FRENCHTOWN – Stereotypes affect entire communities – not just individuals, Frenchtown High School students learned during the Frenchtown Community Coalition Lead Week Youth Summit on Tuesday.
At the summit, a group facing the stereotype of being elderly had to first build a housing complex for people age 55 and older before they could work to add to their community.
A group in a ghetto had to build a police station first, then a house permit was revoked after drugs were found.
“Everything we do, they just smoke us,” said Haley Cyr, a Frenchtown High senior.
Meanwhile, a group in the middle faced no hurdles and built skyscrapers, schools and a hospital, among other things.
About 30 Frenchtown students took part in the summit at the Frenchtown fire station.
Nearly all the students were frustrated by the limitations placed on them because of stereotypes during the Extreme Neighborhood Makeover exercise.
In the disabilities stereotype group, frustrations mounted as fees to make buildings accessible increased. Meanwhile, in the ghetto, Cyr and her neighbors struggled to get building permits at all.
The frustrations, though, were meant to help students find their voices and advocate for what they felt was right.
“No. 1: We all are different, but we don’t have to make those divisions,” Andy Duran told students after the makeover exercise.
“No. 2: We’ve got to be willing to challenge the process,” said Duran, who is facilitating many of the Frenchtown Community Coalition Lead Week activities through Linking Efforts Against Drugs in Chicago.
And, lastly, people should work together to repurpose resources, he said.
“The key is to find your voice,” he told students.
Students can use their voices to break down barriers and help ease real-world frustrations that can cause people to make poor decisions, Duran said.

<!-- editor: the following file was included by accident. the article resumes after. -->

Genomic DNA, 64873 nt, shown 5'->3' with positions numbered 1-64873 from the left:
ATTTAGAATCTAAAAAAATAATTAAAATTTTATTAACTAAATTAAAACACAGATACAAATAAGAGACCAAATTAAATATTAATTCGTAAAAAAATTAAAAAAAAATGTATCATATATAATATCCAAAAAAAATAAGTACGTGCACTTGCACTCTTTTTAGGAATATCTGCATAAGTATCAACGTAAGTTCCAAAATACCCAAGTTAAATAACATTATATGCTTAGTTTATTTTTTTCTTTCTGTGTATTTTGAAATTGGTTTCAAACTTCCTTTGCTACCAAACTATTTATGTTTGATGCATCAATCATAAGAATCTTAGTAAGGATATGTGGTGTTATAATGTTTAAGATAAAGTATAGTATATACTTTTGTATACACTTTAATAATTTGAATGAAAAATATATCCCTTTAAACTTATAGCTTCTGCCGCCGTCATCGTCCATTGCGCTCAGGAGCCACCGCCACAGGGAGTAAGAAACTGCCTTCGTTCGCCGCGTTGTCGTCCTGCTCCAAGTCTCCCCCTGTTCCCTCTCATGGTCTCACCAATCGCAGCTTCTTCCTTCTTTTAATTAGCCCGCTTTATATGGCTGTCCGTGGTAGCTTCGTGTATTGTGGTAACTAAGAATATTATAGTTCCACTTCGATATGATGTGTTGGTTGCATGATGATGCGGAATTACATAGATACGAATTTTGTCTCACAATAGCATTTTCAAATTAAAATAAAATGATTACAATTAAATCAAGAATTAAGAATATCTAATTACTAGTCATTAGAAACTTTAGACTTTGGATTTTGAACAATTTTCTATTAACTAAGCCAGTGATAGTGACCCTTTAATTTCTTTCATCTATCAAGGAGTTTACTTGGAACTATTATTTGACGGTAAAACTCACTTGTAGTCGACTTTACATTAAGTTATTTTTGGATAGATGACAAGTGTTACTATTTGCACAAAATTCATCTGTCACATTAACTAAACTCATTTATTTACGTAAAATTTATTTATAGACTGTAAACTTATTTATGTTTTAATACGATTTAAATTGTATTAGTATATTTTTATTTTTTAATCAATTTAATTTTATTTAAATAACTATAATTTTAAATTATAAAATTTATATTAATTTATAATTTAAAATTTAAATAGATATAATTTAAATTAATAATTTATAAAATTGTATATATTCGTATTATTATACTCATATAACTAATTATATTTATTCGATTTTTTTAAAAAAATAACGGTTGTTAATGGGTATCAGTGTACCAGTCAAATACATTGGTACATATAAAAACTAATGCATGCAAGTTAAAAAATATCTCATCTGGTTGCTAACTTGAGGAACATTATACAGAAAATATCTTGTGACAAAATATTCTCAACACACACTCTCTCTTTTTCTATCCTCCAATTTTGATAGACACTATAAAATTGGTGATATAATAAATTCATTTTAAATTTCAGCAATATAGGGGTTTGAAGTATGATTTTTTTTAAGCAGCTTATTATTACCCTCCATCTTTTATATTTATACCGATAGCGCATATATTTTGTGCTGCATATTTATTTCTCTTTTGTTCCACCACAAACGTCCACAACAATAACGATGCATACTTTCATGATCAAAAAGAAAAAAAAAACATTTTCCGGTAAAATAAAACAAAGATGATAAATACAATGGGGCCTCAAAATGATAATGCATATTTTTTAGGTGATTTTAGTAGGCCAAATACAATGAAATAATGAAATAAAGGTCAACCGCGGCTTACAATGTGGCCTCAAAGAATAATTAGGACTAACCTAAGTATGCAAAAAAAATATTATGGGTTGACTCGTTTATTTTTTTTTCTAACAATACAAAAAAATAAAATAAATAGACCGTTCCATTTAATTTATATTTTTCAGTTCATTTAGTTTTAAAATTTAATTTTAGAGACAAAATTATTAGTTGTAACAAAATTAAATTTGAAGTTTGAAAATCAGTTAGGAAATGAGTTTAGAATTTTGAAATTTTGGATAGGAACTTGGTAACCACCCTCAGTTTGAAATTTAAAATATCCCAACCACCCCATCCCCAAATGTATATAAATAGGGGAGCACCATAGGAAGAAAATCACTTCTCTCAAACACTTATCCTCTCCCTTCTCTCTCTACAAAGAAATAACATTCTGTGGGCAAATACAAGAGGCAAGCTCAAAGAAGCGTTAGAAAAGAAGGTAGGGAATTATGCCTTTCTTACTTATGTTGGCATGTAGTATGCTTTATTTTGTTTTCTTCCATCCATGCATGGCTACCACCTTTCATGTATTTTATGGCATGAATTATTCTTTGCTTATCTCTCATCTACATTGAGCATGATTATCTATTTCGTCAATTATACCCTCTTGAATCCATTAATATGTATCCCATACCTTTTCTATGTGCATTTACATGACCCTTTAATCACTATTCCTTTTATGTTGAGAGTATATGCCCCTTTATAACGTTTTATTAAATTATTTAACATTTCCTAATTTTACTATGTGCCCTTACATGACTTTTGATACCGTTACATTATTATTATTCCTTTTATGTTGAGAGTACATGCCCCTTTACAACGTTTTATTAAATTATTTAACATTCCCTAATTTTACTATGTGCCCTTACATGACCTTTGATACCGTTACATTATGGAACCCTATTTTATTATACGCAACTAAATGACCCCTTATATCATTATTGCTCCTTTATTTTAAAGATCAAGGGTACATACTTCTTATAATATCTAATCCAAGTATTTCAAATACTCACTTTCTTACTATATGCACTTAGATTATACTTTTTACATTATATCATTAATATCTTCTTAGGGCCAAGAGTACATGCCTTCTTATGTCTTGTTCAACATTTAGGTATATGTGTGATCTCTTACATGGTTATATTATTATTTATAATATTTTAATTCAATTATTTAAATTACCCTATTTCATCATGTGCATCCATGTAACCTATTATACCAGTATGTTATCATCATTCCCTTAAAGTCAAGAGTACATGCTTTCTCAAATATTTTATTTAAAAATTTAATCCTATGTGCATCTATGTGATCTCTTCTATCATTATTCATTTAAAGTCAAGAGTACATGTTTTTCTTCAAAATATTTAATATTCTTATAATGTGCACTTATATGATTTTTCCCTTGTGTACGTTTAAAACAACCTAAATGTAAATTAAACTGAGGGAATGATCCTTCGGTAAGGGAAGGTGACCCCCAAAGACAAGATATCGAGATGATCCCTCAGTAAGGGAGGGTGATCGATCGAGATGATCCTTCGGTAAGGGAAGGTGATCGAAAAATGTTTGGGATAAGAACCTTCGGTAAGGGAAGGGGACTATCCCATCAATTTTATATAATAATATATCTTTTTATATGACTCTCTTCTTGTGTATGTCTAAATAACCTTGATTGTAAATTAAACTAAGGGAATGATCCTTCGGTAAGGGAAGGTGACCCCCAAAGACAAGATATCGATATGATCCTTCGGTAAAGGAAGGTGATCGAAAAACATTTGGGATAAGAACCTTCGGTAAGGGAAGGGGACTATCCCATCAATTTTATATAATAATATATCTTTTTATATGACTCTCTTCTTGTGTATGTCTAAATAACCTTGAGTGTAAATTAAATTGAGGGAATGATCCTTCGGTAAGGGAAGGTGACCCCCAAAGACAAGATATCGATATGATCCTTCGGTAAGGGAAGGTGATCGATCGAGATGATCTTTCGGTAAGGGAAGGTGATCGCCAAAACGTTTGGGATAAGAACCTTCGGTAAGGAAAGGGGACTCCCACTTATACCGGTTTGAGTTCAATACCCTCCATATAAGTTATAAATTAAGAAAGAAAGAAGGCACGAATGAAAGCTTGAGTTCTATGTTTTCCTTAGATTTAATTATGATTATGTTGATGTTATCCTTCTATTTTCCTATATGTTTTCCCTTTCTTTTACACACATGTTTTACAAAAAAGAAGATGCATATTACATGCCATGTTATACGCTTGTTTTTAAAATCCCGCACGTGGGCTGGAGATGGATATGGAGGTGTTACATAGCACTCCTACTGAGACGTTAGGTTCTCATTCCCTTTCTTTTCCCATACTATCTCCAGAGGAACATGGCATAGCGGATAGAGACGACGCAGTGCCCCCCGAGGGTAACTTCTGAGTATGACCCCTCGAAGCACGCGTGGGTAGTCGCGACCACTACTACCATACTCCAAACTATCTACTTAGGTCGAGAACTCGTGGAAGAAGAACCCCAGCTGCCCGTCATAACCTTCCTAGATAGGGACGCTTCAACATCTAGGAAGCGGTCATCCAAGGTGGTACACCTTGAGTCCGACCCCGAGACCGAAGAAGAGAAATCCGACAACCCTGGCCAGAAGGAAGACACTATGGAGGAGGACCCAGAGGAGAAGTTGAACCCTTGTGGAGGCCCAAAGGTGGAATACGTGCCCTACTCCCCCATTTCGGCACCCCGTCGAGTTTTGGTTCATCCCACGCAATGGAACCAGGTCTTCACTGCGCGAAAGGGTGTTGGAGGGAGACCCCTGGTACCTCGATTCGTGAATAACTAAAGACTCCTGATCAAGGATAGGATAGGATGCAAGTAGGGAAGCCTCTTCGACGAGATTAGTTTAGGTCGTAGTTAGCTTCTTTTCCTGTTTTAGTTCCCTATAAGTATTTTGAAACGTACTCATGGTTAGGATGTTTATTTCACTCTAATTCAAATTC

“We’re asking you what you need and trying to help you get that,” he added.
The youth summit is just one of several events this week that will help the Frenchtown Community Coalition identify and address community needs to help youths make healthy choices.
The 20-member coalition formed in 2008 in response to several alcohol-related deaths of Frenchtown youths. In the fall of 2013, the organization received a $600,000 Drug-Free Communities Support Program grant from the Office of National Drug Control Policy to sustain its work to increase community collaboration and decrease youth use of alcohol and marijuana.
“It’s ultimately about saving lives,” said John Bigart III, the coalition’s coordinator.
Student and community member input into prevention is critical for success, Bigart said.
“It’s not effective otherwise,” he said.
“It makes you feel like you actually have a piece in the community,” Frenchtown senior Wyatt Indreland said about the summit.
Students who participated Tuesday will present their findings and solutions Wednesday during a community forum from 7 to 9 p.m. in the Frenchtown High School auditorium. Prevention also will be discussed during the town-hall-style meeting.
To learn more about the Frenchtown Community Coalition, go to frenchtowncommunity.com or find the organization on Facebook.